Divorce is a tough, though there are some processes that make it less difficult than others.  Collaborative divorce is one of those processes, as it is a private, respectful, and non-adversarial.

The basic gist of collaborative divorce is that you and your spouse each have your own individual attorneys, and everyone agrees that the attorneys can only be used to reach an out-of-court agreement.  The collaborative attorneys are contractually prohibited from appearing in any contested proceedings.  Oftentimes, a neutral facilitator (generally with a mental health licensure) and a neutral financial professional are utilized to handle the emotional and financial fallout of divorce.

Those are the basics.  But, if you are like me, you want to learn all about any major endeavor before getting into it.  Below are books that go more in depth into collaborative divorce, many of which are geared to spouses considering this private form of dispute resolution.

thecollaborativewaytodivorceStuart G. Webb & Ronald D. Ousky, The Collaborative Way to Divorce: The Revolutionary Method That Results in Less Stress, Lower Costs, and Happier Kids – Without Going to Court (Plume 2007). Stu Webb is the founder of collaborative law, and he and Ron Ousky gear this book to those considering divorce.  It is a reader-friendly treatise on the origins of collaborative law and why and how it tends to be better for most people who face family law issues.  If you are considering collaborative divorce, any research should begin here.

[divider height=”30″ style=”default” line=”default” themecolor=”1″]

warorpeaceJoryn Jenkins, War or Peace: Avoid the Destruction of Divorce Court (Open Palm Press 2014). If you are curious about what it is like to experience a divorce court battle as compared to how it feels to sit in a collaborative meeting, War or Peace does an excellent job bringing the reader into these very different scenarios through narrative stories and Joryn Jenkins’ personal experiences.  This book also demonstrates how the concepts of collaborative are applied to real-life divorce situations.

[divider height=”30″ style=”default” line=”default” themecolor=”1″]

collabdivorcePauline H. Tesler & Peggy Thompson, Collaborative Divorce: The Revolutionary New Way to Restructure Your Family, Resolve Legal Issues, and Move on with Your Life (Regan Books 2006). This book by Pauline Tesler & Peggy Thompson is a step-by-step guide to collaborative divorce (though readers should note that Tesler and Thompson are advocates of a model of collaborative divorce where each spouse has their own “coach,” as compared to the neutral facilitator model that we use most often in Florida).  This books also delves more into the psychology of divorcing spouses and how one might handle these emotions.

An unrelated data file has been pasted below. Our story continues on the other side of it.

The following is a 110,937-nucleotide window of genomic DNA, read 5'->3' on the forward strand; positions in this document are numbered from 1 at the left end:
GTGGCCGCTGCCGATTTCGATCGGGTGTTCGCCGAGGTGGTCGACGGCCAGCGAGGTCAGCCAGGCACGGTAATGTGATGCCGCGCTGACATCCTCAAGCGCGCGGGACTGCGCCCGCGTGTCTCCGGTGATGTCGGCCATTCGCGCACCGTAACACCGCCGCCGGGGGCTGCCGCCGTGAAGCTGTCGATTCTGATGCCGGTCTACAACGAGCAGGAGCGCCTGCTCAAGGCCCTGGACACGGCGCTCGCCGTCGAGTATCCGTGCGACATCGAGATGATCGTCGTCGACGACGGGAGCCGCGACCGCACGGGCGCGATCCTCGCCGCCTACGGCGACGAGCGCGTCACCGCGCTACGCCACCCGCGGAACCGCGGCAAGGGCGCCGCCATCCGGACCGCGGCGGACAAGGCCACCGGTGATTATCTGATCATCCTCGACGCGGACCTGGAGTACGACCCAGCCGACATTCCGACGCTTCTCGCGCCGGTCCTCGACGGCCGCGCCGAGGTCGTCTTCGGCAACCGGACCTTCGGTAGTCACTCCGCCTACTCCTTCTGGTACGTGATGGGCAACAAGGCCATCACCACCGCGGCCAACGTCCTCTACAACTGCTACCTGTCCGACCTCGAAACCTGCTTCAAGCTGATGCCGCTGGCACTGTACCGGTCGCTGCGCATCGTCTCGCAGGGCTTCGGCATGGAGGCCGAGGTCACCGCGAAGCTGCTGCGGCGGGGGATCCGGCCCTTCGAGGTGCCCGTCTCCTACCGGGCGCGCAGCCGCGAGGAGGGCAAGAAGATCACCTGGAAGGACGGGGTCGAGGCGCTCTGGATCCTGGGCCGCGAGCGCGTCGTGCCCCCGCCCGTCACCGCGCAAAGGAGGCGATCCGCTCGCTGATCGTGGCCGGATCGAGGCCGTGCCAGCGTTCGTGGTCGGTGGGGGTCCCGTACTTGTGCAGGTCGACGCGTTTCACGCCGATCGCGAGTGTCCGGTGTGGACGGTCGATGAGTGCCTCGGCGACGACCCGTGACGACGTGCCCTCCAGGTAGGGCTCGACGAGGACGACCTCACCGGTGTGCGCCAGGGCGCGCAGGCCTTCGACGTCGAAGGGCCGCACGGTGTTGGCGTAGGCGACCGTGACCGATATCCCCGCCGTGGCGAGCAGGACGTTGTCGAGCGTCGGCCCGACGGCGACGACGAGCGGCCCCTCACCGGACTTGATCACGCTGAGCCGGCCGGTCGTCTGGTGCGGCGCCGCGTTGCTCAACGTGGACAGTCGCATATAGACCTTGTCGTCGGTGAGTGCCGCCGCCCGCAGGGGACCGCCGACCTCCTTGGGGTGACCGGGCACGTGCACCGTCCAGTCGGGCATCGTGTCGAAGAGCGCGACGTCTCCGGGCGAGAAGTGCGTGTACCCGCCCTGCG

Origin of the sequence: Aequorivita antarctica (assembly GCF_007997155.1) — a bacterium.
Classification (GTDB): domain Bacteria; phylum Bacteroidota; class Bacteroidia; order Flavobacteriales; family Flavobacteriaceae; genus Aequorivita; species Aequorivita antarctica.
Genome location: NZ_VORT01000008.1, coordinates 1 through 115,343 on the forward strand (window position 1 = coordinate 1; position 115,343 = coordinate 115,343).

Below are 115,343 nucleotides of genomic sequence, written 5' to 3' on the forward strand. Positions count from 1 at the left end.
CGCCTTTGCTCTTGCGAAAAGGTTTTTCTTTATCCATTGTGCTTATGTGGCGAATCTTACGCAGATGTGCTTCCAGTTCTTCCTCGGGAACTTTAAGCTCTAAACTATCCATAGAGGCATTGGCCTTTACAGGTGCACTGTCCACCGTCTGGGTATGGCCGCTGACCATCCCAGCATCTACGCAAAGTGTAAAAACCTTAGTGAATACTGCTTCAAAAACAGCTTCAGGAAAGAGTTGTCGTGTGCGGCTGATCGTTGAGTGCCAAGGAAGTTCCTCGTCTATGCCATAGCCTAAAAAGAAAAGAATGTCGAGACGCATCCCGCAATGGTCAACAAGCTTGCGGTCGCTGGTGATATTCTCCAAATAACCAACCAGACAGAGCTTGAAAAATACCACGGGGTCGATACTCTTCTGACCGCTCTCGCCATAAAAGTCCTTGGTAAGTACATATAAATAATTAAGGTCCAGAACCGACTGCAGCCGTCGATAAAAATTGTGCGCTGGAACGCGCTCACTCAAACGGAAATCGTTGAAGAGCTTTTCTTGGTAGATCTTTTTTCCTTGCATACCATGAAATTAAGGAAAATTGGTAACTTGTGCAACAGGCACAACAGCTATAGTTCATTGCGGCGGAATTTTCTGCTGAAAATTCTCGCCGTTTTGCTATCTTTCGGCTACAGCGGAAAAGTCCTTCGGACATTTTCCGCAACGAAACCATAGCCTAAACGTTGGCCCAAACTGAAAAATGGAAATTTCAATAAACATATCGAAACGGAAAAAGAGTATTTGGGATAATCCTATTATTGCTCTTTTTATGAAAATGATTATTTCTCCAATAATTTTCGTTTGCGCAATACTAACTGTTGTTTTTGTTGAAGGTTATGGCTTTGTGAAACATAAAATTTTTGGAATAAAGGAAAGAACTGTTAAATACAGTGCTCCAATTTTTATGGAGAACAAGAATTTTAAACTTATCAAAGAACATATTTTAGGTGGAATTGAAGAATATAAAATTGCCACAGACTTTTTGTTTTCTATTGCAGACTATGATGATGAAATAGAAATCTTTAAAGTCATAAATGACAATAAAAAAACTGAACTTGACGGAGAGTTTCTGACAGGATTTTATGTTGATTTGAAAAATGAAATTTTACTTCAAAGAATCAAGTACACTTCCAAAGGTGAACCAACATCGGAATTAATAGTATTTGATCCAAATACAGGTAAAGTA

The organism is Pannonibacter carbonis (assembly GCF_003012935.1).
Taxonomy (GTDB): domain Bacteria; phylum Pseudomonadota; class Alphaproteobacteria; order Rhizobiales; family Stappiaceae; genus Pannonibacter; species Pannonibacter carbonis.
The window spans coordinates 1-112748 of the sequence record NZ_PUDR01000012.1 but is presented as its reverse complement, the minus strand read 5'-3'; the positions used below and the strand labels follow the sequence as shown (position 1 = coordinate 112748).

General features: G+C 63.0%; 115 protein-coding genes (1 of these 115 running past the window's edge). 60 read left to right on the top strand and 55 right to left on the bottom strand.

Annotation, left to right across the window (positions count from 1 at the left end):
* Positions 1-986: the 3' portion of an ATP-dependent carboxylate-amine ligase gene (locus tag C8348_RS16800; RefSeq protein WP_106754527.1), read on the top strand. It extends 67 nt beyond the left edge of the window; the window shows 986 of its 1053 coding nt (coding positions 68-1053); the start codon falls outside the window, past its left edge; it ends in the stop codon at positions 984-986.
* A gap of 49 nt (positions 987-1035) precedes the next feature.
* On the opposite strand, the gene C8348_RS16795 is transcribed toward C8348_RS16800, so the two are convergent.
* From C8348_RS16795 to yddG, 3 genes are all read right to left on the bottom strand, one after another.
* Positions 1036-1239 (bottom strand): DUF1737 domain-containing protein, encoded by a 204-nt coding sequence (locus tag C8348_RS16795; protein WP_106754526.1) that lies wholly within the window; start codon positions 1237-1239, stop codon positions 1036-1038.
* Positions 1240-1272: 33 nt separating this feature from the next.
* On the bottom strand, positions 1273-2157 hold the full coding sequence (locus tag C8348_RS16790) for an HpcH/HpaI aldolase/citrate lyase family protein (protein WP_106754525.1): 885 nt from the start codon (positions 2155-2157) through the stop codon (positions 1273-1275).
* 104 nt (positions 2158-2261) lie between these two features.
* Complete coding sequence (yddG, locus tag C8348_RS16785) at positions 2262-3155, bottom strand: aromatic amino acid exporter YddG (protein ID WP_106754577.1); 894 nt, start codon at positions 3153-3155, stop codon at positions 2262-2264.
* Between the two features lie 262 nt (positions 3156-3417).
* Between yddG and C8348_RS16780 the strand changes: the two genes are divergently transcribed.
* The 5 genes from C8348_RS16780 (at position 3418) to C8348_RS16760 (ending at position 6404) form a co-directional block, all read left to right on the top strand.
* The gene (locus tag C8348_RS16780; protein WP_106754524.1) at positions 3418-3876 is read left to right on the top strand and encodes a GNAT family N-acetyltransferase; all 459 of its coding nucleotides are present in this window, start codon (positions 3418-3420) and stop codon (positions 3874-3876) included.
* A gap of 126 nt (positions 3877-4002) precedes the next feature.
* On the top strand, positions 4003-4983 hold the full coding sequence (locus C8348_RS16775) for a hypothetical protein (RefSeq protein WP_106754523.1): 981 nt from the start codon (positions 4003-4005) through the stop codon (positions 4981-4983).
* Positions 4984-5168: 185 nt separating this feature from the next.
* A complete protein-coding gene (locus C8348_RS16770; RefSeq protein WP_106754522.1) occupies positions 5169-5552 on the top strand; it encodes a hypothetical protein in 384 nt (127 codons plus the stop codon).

[divider height=”30″ style=”default” line=”default” themecolor=”1″]

mindfulcoparentingJeremy S. Gaies & James B. Morris, Jr., Mindful Co-Parenting: A Child-Friendly Path through Divorce (Create Space Independent Publishing 2014). Mindful Co-Parenting is geared towards parents who want to learn the best ways to help their children through a divorce.  Gaies & Morris discuss why some ways, such as collaborative divorce, are better for kids, but also what to do in those situations where there is a lot of conflict between parents.

[divider height=”30″ style=”default” line=”default” themecolor=”1″]

collabpracticeNancy J. Cameron, Collaborative Practice: Deepening the Dialogue (Nancy J. Cameron 2011).  For those who are interested in a more scholarly work, Collaborative Practice goes through the history of divorce in the U.S. and Canada, explains how collaborative divorce took root, and posits on what the future of collaborative divorce may be.

[divider height=”30″ style=”default” line=”default” themecolor=”1″]

codivhandbookForrest S. Mosten, Collaborative Divorce Handbook: Helping Families Without Going to Court (Jossey-Bass 2009). If you want to know what attorneys and other professionals have on their bookshelves when they have questions about collaborative divorce, look no further than the Collaborative Divorce Handbook.  This book provides a glimpse into why many professionals choose to practice collaboratively, and it contains practice tips, forms, and strategies for professionals to make it the most likely that a collaborative case will be successful.

[divider height=”30″ style=”default” line=”default” themecolor=”1″]

These are but a few of the many fantastic books out there about collaborative divorce.  If you are considering going through a collaborative divorce, I encourage you to educate yourself and learn what to do keep your family law matters private, respectful, and future-focused.

Adam B. Cordover is managing attorney of Family Diplomacy: A Collaborative Law Firm in Tampa Bay and practices exclusively in out-of-court dispute resolution.  Adam is the Immediate Past President of Next Generation Divorce, a 501(c)(3) organization and Florida’s largest collaborative practice group.  He is also co-author of an upcoming American Bar Association book on Building A Collaborative Practice.